As I faltered, a colossal breaker swept me in towards the jagged cliffs of that grim coast; death was never more certain. I know not what could have inspired me then, but I lunged out and grabbed hold of a reef with the strength of desperation. Though the skin rubbed raw off my hands, I stayed on until the great wave’s fury had subsided. Yet even then I had not escaped death, for the backwash of the wave barreled into me full force, hauling me back into the heart of the sea!

A heavy wave fell over me, the billows enclosed my struggling body, and I went down, down into the watery depths… Weeds were wrapped around my head, and the deep surrounded me on every side. I had no will left to fight, no strength left to struggle, and I sank to the very threshold of that place where there can be no return.

And yet… I did not stay there. It is beyond my explanation how or why. All I know is that my dampened fighting spirit suddenly arose within me once more. Though tossed and beaten down on every side, I fought my way out of the depths and into the midst of the violent breakers. I struck out for the shore, scanning the shoreline for a sheltered seabeach, a sanctuary, a cove where I would be safe. By some great mercy, I found one…

I prayed to the god of the river, and he mercifully held back his surge and calmed the swelling tides. Washed ashore more dead than alive, my powerful body limp and swollen, my heart ready to burst, my mouth and nostrils filled with the brine of the sea… yet was I alive. I flung the goddess’s scarf back into the sea and forced myself to abandon the coast where I lay in search of a wooded shelter, bone-weary and fearful of becoming the quarry of some wild beast though I was.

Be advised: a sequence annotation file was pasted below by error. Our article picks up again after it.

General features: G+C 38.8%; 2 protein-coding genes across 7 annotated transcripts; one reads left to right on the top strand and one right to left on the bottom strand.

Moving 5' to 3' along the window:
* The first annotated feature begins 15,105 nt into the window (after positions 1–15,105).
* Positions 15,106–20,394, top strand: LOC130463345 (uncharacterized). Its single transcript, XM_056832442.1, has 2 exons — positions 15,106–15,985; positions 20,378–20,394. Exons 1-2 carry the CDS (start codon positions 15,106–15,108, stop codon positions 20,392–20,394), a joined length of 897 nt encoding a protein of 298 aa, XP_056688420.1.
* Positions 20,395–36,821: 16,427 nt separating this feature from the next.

Here I now lie. Exhausted, caked with brine, with nothing to cover me but the branches of this shady grove… Calypso’s gifts I forsook to the wine-dark sea. I have lost all but this infernal journal, which I found still stubbornly strapped to my side. Sallapiddes spoke truly, for it has fared through the seawater unharmed and with no sign of wear – a fate far superior to mine. Yet what has it become but a testament of my suffering? I yearn to hurl this wretched book back out into the fish-infested sea, as if that would drown my miseries! Instead, I pour my heart into its pages…